5. Erdogan’s new proposals are another step towards Kurdish peace – expert
7 October 2013 / Vestnik Kavkaza
Boris Dolgov, a member of the Institute for Oriental Studies of the RAS, called the new reform project announced by Turkish Prime Minister Recep Tayyip Erdogan this week a positive step towards the settlement of the Kurdish issue in Turkey. Dolgov noted that the Kurdish problem was the main issue in the region. He said that he had attended a conference and heard that the Kurdish Spring, an analogue of the Arab Spring, was possible. Kurdish communities in Iraq, Syria, Iran and Turkey considered the formation of the national core.
6. Iraq’s Foreign Minister Calls For Direct Talks Between Turkey and Rebels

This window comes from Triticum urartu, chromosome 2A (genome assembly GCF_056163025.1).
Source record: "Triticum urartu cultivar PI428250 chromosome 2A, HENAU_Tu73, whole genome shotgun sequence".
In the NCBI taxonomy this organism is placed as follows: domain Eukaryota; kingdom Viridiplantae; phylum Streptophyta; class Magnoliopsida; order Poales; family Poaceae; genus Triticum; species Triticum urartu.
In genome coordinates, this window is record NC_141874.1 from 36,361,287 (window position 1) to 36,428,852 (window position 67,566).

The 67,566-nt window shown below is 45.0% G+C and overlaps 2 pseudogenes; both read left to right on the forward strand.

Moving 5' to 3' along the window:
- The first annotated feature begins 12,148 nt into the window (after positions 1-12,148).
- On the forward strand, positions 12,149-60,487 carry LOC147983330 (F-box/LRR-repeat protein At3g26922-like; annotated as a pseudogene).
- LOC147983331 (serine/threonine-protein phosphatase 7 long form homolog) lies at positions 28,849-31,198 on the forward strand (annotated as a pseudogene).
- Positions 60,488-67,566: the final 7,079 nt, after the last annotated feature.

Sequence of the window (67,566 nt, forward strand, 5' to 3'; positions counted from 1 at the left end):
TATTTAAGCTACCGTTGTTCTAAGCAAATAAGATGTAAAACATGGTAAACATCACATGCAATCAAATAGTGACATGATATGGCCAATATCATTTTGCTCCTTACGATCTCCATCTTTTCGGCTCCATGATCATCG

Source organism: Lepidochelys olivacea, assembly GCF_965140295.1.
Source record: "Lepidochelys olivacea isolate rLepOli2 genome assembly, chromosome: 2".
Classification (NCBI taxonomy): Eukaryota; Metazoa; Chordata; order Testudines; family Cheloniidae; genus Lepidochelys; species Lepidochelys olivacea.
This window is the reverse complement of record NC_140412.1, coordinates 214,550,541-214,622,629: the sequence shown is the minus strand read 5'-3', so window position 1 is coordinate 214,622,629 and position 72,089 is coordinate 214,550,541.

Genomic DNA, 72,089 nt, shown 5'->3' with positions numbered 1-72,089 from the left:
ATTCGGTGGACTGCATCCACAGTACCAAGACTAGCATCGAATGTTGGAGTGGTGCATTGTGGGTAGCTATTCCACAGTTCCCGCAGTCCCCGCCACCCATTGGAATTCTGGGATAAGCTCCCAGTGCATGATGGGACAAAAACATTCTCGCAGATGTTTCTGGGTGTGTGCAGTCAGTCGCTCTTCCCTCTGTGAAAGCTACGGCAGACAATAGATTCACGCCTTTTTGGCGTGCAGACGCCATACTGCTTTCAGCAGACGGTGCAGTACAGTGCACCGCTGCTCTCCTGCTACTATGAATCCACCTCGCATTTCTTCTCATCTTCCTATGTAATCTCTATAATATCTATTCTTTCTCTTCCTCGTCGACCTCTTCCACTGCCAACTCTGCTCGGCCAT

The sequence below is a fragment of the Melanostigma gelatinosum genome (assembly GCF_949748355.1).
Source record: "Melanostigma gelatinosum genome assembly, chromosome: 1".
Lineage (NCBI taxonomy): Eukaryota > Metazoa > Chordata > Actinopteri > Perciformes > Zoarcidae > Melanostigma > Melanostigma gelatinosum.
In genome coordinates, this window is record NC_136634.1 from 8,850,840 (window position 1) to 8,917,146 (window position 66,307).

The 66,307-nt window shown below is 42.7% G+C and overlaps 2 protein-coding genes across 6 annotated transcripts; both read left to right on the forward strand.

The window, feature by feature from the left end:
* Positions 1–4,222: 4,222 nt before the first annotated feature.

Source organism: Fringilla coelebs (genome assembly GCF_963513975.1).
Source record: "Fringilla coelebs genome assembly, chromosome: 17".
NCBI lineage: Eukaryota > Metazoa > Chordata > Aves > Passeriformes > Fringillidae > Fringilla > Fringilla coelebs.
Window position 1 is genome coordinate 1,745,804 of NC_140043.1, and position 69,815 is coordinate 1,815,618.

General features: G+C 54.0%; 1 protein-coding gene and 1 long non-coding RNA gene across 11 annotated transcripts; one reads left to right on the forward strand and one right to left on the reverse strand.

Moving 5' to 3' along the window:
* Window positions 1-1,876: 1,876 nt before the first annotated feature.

5 October 2013 / Rudaw
As Turkey is trying to reform its constitution that has long denied the existence of ethnic minorities such as Kurds, Iraq’s Foreign Minister, Hoshyar Zebari, says a comprehensive solution of the Kurdish question in that country requires Turkey to engage in direct talks with the Kurdish rebels. Mr. Zebari’s comments underscore the increasing significance of the Kurdistan Workers’ Party (PKK) at a time when its fighters seem to have found a new safe haven in Turkey’s neighbor, Syria, where the government of Bashar al-Assad has voluntarily withdrawn its troops, allowing for PKK-affiliated rebels to take control. Mr. Zebari says that the PKK has done its part in reaching a peace deal with Ankara.
7. Kurdish Film About ‘Honor Killing’ Wins European Prize
7 October 2013 / Rudaw